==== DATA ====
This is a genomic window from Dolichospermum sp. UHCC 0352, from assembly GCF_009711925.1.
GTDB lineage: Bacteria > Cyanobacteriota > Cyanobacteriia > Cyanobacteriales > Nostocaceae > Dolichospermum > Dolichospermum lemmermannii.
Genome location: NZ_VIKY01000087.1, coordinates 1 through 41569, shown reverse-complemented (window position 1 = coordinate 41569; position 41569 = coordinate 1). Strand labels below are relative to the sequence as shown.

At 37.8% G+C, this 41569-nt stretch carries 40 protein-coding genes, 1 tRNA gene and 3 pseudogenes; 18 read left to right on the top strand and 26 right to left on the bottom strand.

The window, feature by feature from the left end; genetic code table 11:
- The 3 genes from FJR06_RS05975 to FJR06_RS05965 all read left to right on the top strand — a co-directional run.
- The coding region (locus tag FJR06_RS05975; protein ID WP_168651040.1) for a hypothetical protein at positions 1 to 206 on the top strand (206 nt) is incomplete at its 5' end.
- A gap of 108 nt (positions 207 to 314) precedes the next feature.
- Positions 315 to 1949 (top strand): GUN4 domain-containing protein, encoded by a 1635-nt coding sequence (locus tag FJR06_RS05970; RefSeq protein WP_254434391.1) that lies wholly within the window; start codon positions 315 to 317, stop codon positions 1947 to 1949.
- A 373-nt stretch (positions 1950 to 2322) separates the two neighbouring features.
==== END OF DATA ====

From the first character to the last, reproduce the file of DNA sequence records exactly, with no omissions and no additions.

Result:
This is a genomic window from Dolichospermum sp. UHCC 0352, from assembly GCF_009711925.1.
GTDB lineage: Bacteria > Cyanobacteriota > Cyanobacteriia > Cyanobacteriales > Nostocaceae > Dolichospermum > Dolichospermum lemmermannii.
Genome location: NZ_VIKY01000087.1, coordinates 1 through 41569, shown reverse-complemented (window position 1 = coordinate 41569; position 41569 = coordinate 1). Strand labels below are relative to the sequence as shown.

At 37.8% G+C, this 41569-nt stretch carries 40 protein-coding genes, 1 tRNA gene and 3 pseudogenes; 18 read left to right on the top strand and 26 right to left on the bottom strand.

The window, feature by feature from the left end; genetic code table 11:
- The 3 genes from FJR06_RS05975 to FJR06_RS05965 all read left to right on the top strand — a co-directional run.
- The coding region (locus tag FJR06_RS05975; protein ID WP_168651040.1) for a hypothetical protein at positions 1 to 206 on the top strand (206 nt) is incomplete at its 5' end.
- A gap of 108 nt (positions 207 to 314) precedes the next feature.
- Positions 315 to 1949 (top strand): GUN4 domain-containing protein, encoded by a 1635-nt coding sequence (locus tag FJR06_RS05970; RefSeq protein WP_254434391.1) that lies wholly within the window; start codon positions 315 to 317, stop codon positions 1947 to 1949.
- A 373-nt stretch (positions 1950 to 2322) separates the two neighbouring features.